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Operations / Software Development

Wix: Linear Migration Makes API Updates Less ‘Hellish’

Wix rewrote its checkout API and had to migrate it in a way with no downtime and with as few incidents as possible. Rather than going through a cycle migration, the company's engineers did a linear migration, which provided a seamless user experience.
Nov 10th, 2022 4:00am by
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Cloud-based website builder Wix recently rewrote its checkout API making the transition with zero incidents. How the company engineers carried out the task — using a technique called linear migration — might point to a better way to do application migrations.

There are countless articles about migrations — it’s a topic covered ad nauseam. But the blog post by Wix Front End Developer Ariel Livshits stood out because of what wasn’t discussed. The post wasn’t about how the code was updated; it covered the way the migration was performed. Wix rewrote its checkout API and had to migrate it in a way with no downtime and as little incidents as possible.

Rather than going through a cycle migration, company engineers did a linear migration, which provided a seamless user experience with no incidents.

Seamless Shopping

A seamless shopping experience for the user is an incredibly complicated task for developers.

The work was done for Wix Stores, which is responsible for all eCommerce-related services on a Wix site. This encompasses all things shopping, covering inventory, widgets (product gallery, widgets), the checkout process, and anything else in between.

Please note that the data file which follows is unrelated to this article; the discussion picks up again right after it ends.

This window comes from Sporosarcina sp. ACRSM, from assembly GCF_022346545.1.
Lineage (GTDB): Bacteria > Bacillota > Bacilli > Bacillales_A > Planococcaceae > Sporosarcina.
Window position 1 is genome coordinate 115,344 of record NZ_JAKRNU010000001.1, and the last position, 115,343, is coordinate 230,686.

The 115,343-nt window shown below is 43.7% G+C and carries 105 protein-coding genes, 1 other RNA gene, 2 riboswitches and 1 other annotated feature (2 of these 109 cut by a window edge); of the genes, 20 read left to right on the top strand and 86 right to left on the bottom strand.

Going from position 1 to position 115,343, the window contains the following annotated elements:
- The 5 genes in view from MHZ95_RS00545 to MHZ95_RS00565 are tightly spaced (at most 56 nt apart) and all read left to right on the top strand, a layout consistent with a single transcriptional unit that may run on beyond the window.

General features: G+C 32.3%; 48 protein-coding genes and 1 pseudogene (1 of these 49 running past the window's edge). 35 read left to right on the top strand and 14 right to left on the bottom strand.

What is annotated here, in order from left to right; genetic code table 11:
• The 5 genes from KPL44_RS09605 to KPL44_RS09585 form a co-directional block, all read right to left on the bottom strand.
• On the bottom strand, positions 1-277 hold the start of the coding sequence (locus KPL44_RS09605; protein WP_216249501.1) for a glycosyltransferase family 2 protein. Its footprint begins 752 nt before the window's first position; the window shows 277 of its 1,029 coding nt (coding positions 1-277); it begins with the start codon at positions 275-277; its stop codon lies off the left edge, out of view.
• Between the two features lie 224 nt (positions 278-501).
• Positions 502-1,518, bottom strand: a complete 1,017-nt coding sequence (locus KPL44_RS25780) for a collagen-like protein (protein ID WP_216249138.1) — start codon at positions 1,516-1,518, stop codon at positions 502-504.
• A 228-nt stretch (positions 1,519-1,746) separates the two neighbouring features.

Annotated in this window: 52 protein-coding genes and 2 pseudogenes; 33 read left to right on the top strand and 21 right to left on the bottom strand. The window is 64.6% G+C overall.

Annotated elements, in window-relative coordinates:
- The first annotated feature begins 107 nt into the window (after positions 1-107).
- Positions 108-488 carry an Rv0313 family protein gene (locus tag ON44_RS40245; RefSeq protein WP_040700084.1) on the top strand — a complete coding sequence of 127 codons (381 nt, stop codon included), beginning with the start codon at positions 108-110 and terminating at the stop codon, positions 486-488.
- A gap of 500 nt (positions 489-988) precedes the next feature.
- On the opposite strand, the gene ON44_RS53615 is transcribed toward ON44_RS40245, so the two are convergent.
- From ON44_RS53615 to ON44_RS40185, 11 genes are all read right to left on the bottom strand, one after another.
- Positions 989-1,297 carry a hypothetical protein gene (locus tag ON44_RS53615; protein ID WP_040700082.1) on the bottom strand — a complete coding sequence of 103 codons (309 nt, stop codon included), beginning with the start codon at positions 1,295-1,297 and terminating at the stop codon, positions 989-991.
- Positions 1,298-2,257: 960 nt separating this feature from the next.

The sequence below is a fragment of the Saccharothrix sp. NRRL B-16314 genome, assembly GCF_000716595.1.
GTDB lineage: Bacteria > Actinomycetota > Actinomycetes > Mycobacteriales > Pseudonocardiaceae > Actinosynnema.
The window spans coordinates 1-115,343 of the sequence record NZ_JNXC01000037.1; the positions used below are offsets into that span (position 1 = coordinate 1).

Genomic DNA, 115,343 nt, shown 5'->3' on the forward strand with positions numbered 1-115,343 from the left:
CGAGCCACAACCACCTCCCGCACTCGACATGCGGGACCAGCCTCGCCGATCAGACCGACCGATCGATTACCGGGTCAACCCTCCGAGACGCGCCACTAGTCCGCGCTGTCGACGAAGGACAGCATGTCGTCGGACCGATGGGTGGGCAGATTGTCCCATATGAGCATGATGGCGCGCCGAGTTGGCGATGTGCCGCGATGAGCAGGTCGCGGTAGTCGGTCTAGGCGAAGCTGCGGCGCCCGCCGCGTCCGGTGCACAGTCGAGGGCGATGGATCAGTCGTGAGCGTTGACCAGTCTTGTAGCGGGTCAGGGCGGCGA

Livshits provided an example of a site for yoga classes that may use the service. When a student books a class, Wix handles the payment. When payment is sent, a confirmation email follows. Voila, simple booking service.

But say the yoga class expanding into yoga mat sales. What was once a simple booking service now needs to handle two different types of transactions — bookings and product sales. The need for a single checkout service that supports different needs is now introduced. Livshits explains that this is where he came in.

His task: replace the current API with a new API — one checkout service that supports all the different entities. Migrate the entire API usage in their client’s projects. Wix stores would be the first big user of the new API.

Meet the Checkout Service

Before moving forward with a migration, here are details about the legacy checkout API usage:

  • Everything is controlled in client-side services.
  • Wix doesn’t have a mapper layer for API data from the server. A mapper layer is a layer that handles transferring data from a persistent data store in-memory representation and isolating them from each other. In the case of Wix, it’s the data transferred from server to client.
  • The checkout object is huge and complex.

The goal with the new API was to have no side effects that will change and affect the data consumed in the checkout client.